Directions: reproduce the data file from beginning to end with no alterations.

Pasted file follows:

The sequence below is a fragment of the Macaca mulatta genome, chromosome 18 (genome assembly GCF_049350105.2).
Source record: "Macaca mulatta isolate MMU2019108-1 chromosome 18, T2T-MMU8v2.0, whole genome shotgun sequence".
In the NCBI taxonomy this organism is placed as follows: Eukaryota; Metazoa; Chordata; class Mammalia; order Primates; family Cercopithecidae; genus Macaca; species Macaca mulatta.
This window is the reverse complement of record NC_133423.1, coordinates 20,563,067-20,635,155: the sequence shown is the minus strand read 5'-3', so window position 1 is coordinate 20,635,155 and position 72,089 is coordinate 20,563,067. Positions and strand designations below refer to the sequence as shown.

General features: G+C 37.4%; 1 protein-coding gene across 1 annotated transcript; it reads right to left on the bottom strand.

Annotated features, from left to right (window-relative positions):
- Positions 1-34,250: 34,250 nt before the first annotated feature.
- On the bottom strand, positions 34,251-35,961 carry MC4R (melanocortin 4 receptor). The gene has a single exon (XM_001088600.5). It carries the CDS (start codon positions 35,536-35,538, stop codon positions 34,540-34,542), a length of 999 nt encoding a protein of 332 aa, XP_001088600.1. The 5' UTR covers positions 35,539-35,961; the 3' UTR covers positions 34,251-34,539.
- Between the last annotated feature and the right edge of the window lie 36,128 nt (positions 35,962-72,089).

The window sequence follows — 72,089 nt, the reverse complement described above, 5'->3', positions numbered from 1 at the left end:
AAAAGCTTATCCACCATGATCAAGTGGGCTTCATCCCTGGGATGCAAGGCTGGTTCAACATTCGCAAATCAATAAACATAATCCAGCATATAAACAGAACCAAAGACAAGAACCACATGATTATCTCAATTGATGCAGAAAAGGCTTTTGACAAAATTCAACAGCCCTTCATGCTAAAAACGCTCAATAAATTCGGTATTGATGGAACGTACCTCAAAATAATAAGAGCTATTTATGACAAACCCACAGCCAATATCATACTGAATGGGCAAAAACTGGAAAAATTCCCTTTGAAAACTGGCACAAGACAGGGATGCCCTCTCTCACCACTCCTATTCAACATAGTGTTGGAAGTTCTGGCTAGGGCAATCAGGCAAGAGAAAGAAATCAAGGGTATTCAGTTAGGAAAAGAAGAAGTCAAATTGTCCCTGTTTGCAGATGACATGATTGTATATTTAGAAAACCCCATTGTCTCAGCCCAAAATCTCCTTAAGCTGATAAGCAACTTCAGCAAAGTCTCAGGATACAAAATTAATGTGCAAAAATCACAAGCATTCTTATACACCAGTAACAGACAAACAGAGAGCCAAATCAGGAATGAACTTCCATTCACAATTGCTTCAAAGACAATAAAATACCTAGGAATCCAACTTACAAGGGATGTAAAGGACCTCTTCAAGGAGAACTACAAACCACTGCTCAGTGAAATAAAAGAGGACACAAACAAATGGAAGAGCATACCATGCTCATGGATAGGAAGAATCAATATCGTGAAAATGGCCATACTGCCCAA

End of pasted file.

The sequence below is a fragment of the Macaca mulatta genome, chromosome 18 (genome assembly GCF_049350105.2).
Source record: "Macaca mulatta isolate MMU2019108-1 chromosome 18, T2T-MMU8v2.0, whole genome shotgun sequence".
In the NCBI taxonomy this organism is placed as follows: Eukaryota; Metazoa; Chordata; class Mammalia; order Primates; family Cercopithecidae; genus Macaca; species Macaca mulatta.
This window is the reverse complement of record NC_133423.1, coordinates 20,563,067-20,635,155: the sequence shown is the minus strand read 5'-3', so window position 1 is coordinate 20,635,155 and position 72,089 is coordinate 20,563,067. Positions and strand designations below refer to the sequence as shown.

General features: G+C 37.4%; 1 protein-coding gene across 1 annotated transcript; it reads right to left on the bottom strand.

Annotated features, from left to right (window-relative positions):
- Positions 1-34,250: 34,250 nt before the first annotated feature.
- On the bottom strand, positions 34,251-35,961 carry MC4R (melanocortin 4 receptor). The gene has a single exon (XM_001088600.5). It carries the CDS (start codon positions 35,536-35,538, stop codon positions 34,540-34,542), a length of 999 nt encoding a protein of 332 aa, XP_001088600.1. The 5' UTR covers positions 35,539-35,961; the 3' UTR covers positions 34,251-34,539.
- Between the last annotated feature and the right edge of the window lie 36,128 nt (positions 35,962-72,089).

The window sequence follows — 72,089 nt, the reverse complement described above, 5'->3', positions numbered from 1 at the left end:
AAAAGCTTATCCACCATGATCAAGTGGGCTTCATCCCTGGGATGCAAGGCTGGTTCAACATTCGCAAATCAATAAACATAATCCAGCATATAAACAGAACCAAAGACAAGAACCACATGATTATCTCAATTGATGCAGAAAAGGCTTTTGACAAAATTCAACAGCCCTTCATGCTAAAAACGCTCAATAAATTCGGTATTGATGGAACGTACCTCAAAATAATAAGAGCTATTTATGACAAACCCACAGCCAATATCATACTGAATGGGCAAAAACTGGAAAAATTCCCTTTGAAAACTGGCACAAGACAGGGATGCCCTCTCTCACCACTCCTATTCAACATAGTGTTGGAAGTTCTGGCTAGGGCAATCAGGCAAGAGAAAGAAATCAAGGGTATTCAGTTAGGAAAAGAAGAAGTCAAATTGTCCCTGTTTGCAGATGACATGATTGTATATTTAGAAAACCCCATTGTCTCAGCCCAAAATCTCCTTAAGCTGATAAGCAACTTCAGCAAAGTCTCAGGATACAAAATTAATGTGCAAAAATCACAAGCATTCTTATACACCAGTAACAGACAAACAGAGAGCCAAATCAGGAATGAACTTCCATTCACAATTGCTTCAAAGACAATAAAATACCTAGGAATCCAACTTACAAGGGATGTAAAGGACCTCTTCAAGGAGAACTACAAACCACTGCTCAGTGAAATAAAAGAGGACACAAACAAATGGAAGAGCATACCATGCTCATGGATAGGAAGAATCAATATCGTGAAAATGGCCATACTGCCCAA